This talk will examine the emergence and impact of the threat image of U.S.-led globalization on national security paradigms in the People’s Republic of China. Beginning in the mid-1990s, internal discussions focusing on national cultural security (NCS) became increasingly influential within elite policymaking circles and directly impacted assessments of comprehensive national security and sovereignty—specifically, how these concepts were to be defined. As a result, NCS became increasingly important to institutions and policy frameworks in ways which anticipated the “cultural turn” in politics and security under Xi Jinping. The talk will also draw parallels between NCS and the People's Liberation Army's evolving doctrine of psychological warfare, hypothesizing that these developments are connected by a shared paradigm uniting strategists within the party-state-army. Its concluding point, and opening for discussion, will be the argument that “Xiism” as an approach to politics, security, and information flow management is grounded in an intellectual and institutional transformation—cultural securitization—which began during the mid-1990s and continues to shape both internal and external state behavior today.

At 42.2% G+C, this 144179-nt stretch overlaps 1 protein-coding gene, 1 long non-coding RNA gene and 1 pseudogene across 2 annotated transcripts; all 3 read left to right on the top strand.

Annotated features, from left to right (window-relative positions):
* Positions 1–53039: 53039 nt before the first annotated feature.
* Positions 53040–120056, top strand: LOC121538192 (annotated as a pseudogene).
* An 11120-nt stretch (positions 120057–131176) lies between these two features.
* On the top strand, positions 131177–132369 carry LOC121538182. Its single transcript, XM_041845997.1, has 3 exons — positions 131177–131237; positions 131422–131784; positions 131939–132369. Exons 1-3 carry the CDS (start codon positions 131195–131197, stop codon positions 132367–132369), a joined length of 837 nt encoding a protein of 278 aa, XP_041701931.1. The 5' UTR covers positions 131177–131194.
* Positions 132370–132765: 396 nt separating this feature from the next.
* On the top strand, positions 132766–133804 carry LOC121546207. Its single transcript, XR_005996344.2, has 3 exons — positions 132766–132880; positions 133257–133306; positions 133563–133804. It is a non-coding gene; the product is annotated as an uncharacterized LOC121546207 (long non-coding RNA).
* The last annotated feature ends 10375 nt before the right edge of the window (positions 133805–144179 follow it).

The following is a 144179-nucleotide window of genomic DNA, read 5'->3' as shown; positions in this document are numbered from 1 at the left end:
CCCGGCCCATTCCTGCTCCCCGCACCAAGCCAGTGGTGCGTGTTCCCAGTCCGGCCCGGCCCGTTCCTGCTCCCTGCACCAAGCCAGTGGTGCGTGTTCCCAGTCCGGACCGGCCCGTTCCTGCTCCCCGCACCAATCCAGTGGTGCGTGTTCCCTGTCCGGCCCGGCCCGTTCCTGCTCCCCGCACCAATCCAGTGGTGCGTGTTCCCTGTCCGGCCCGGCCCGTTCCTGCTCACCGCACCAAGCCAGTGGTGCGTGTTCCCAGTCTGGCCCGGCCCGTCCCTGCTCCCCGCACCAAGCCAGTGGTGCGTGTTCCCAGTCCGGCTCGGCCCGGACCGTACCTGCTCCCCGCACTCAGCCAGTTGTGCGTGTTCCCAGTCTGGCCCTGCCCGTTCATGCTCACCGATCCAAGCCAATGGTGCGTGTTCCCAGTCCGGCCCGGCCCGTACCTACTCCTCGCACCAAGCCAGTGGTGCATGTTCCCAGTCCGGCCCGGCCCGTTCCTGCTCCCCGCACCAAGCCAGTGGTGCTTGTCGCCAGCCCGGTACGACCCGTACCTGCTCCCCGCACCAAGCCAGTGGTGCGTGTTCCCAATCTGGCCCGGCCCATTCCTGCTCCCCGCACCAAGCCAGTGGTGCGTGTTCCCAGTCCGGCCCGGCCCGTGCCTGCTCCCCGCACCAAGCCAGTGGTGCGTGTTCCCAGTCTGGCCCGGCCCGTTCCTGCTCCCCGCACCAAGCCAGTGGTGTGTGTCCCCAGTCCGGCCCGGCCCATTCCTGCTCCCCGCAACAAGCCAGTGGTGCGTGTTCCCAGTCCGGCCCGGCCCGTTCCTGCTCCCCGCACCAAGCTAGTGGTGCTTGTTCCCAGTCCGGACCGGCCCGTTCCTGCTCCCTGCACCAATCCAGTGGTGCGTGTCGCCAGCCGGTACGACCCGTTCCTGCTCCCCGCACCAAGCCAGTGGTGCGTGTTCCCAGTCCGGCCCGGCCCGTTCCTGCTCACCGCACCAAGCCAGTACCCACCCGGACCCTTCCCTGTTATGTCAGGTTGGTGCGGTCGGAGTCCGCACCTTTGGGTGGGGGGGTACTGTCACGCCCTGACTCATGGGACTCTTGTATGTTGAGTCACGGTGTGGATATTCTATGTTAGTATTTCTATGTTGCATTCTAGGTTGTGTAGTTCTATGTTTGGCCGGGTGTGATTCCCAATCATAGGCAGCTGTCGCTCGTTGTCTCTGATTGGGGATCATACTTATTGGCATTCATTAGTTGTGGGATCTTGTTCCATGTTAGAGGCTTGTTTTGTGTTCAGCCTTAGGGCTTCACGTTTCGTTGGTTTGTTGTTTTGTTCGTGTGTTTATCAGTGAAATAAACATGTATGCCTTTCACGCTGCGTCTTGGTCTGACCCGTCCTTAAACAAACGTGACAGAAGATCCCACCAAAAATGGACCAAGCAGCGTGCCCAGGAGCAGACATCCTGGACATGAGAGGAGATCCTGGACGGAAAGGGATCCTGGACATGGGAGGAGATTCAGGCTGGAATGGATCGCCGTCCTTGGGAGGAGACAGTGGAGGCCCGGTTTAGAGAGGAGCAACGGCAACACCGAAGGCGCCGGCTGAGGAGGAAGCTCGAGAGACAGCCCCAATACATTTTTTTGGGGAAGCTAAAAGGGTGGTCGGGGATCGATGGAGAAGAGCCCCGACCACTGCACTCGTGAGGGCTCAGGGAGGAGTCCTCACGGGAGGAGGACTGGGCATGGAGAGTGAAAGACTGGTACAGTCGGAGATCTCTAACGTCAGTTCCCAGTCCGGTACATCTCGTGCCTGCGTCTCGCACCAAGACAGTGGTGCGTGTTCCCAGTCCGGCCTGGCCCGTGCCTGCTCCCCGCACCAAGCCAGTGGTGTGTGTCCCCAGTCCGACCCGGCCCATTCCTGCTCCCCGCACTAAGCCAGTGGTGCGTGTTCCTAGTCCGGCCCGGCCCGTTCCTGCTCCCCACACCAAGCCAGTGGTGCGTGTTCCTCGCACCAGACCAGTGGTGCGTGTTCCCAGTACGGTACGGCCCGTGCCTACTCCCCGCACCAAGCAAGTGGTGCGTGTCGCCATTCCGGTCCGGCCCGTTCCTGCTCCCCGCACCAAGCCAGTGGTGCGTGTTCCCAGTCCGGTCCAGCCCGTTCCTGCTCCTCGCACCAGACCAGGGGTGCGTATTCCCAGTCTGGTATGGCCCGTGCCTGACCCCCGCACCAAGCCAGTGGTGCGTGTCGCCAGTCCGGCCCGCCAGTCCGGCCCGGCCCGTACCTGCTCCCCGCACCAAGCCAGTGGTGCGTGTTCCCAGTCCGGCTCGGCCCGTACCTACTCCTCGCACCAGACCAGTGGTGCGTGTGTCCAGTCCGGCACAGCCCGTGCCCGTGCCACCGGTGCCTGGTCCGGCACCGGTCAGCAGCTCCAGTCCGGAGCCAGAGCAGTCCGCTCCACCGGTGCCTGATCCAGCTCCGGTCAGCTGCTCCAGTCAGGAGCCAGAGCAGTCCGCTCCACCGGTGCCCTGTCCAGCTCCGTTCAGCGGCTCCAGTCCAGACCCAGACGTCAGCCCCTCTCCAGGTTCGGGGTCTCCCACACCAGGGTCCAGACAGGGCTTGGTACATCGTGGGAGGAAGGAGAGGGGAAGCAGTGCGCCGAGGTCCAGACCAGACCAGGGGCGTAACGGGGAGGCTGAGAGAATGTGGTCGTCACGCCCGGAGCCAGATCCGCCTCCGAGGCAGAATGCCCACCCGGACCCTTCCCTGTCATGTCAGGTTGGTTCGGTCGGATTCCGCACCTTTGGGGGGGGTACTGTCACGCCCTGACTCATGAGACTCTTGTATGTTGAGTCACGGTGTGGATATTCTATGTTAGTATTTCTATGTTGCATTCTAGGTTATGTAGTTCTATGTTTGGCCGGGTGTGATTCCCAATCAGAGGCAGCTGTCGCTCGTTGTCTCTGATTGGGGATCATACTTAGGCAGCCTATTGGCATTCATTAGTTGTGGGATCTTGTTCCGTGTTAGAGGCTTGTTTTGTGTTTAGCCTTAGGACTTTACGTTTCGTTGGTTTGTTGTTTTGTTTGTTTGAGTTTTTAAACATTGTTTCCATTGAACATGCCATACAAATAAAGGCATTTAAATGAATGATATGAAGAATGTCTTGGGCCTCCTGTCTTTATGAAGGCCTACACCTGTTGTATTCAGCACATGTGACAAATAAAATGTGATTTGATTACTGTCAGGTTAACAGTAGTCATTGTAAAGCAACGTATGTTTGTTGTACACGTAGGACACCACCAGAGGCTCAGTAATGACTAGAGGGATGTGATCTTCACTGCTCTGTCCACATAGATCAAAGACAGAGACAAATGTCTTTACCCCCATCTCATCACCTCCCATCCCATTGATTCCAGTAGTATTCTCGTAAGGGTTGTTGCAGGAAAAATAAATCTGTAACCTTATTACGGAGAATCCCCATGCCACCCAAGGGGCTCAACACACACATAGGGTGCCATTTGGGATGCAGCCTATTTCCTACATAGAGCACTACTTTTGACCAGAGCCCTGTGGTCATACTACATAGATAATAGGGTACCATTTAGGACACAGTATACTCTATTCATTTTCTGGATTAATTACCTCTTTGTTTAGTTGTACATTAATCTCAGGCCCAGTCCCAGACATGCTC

About the Speaker
Matthew D. Johnson is Executive Dean of the Faculty of Arts and Social Sciences at Taylor’s University, Malaysia. He studied at Harvard University (Social Studies) and the University of California-San Diego (History, China and modern East Asia), and has taught at the University of Oxford, Renmin University of China, and Grinnell College. He is a co-founder of The PRC History Group (prchistory.org) and co-editor of the group’s open-access publication, The PRC History Review. His primary areas of academic research include the Communist Party of China, propaganda and media, U.S.-China relations, and independent documentary filmmaking. He has also written about China’s political-legal environment and economy from the perspective of foreign investment, and on higher education internationalization and mobility within Asia.
After the Seminar
All attendees are invited to join us in the CIW Tea House for informal discussion with the guest speaker after the seminar. With the consent of speakers, seminars are recorded and made publicly available through the Seminar Series’ website to build an archive of research on the Sinophone world.